Also, as I just learned - be aware of the wind. I had to abort a couple of missions the last few days. Temperatures around 0 degrees C and wind gusts to about 13 m/s (46+ km/h) made the drone stop then drifting backwards during flight. I always try to start downwind, that makes it easy to retrieve the drone if it can not handle the wind. Never fly with the wind on the outbound leg, you may be forced to land in an unprepared spot if the drone starts burning battery fast going nowhere :slight_smile:

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regarding the chooses the drone. keep in mind that the autel evo and mavic air/pro have rolling shutter which is not the best for mapping.
better choose are Phantom 4 advanced/pro who has global shutter.


To add a little to this thread, I have a similar project, but am now at the point of doing the mapping. I’m using a Mavic 2P, and a crossgrid of my 30-acre (a dozen hectares) gives me something like 700 photos. I’m starting out with RAW, adjust them as a group, then convert to smaller JPEGS (“only” 29MB each!!).

The question I have is about how to split/merge these for optimum processing. My machine is running a Ryzen 7, 8 core processor, and I have 32GB of RAM. In my first attempt at this, I did a split of 100 images, with a 100 meter overlap. I ran it as with high-resolution mapping to include a DTM, downsized the images to 2048 wide, and it ran around 11 hours. The output was mostly OK, although one area ended up weird and I’ll need to do the run over, or add additional photos in that area.

Would I be better off to increase the split size? Downsize the images further, change the overlap, or what?

Any suggestions would be very helpful.


Well, a small update here… After running ODM for 6-12 hours on a few occasions, and then having the program either stall, or fail due to an out-of-memory error, I’ve decided to upgrade my machine a bit. I will install another 64 gb of DDR4 RAM, which (I sincerly hope) will give me a total of 96 gb, and should suffice until I get more than 1500 photos per batch. The RAM sticks are 2x 16gb and 2x 32gb, all the same manufacturer, speed, latency, and timing, as well as both being dual rank. In theory this should work, but we’ll see. I doubt it will speed up the processing much, but at least I should be avoiding the stalls and out-of-memory errors.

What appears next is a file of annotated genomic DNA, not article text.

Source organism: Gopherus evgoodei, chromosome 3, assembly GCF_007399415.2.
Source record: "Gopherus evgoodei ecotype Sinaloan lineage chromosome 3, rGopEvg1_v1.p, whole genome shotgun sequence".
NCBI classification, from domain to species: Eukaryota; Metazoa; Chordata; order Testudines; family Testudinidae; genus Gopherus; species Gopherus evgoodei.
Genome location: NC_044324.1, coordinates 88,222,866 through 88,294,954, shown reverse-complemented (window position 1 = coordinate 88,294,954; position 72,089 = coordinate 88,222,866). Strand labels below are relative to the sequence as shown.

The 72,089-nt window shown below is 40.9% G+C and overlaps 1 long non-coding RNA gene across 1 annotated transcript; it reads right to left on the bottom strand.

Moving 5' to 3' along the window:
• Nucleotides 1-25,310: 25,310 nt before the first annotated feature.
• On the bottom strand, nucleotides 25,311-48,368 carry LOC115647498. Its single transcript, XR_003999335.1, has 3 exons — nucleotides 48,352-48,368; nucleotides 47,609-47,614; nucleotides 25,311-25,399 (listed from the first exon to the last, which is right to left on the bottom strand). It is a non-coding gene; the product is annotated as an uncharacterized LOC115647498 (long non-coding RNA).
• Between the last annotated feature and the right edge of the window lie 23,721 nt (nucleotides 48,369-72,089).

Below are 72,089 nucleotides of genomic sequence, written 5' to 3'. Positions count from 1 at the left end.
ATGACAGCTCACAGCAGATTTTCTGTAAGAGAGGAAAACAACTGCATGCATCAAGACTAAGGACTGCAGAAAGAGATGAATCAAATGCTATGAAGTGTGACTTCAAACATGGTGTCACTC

I’ll report back on the outcome.


A quick update… the additional 64gb of RAM was installed, though not without a few setbacks. On initial installation, the machine would not finish its initial boot, so I was left with a dead screen. In the end, I disabled RAM acceleration. All the RAM is rated to run at 3200, and does so when installed separately as 32gb or 64 gb. When all 4 slots are populated, it won’t run at that speed, so it’s back down to the default 2400 speed but with 96gb of RAM.

I ran my most recent set of photos, 728 in all, with “ultra” quality settings, and it took about 2 1/2 hours to finish with a nice orthophoto. I’m also doing a shape-file of 2-meter contours, but who knows how long that is going to take.

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Sounds like Ryzen, alright :roll_eyes: Giving me flashbacks to working in retail IT and troubleshooting everyone’s custom builds.

At the very least, I doubt you’ll ever feel the 800mhz difference in RAM speed in any real workload, so hooray, you’ve got 96gb!

Have you ensured that firmware is up-to-date and all modules were on the certified list for your motherboard? If so, then that’s just really bad luck and they shouldn’t be misbehaving like that.

Glad you’re up and processing, however!

Hooray, indeed!

You’re likely right about the memory speed issue. The fact that it was able to process 728 Jpegs that ran close to 14MB each is impressive by itself. But I was quite surprised that it could do it in just 2 1/2 hours. It did take another 30 minutes, give or take to generate the contour isopleths, but I consider that to be reasonable at this point. Perhaps one of these days I’ll tweak the speeds, but for now I’m satisfied.

Next I need to learn how to use QGIS for organizing the map and other details that I want to add about the property. Fun times!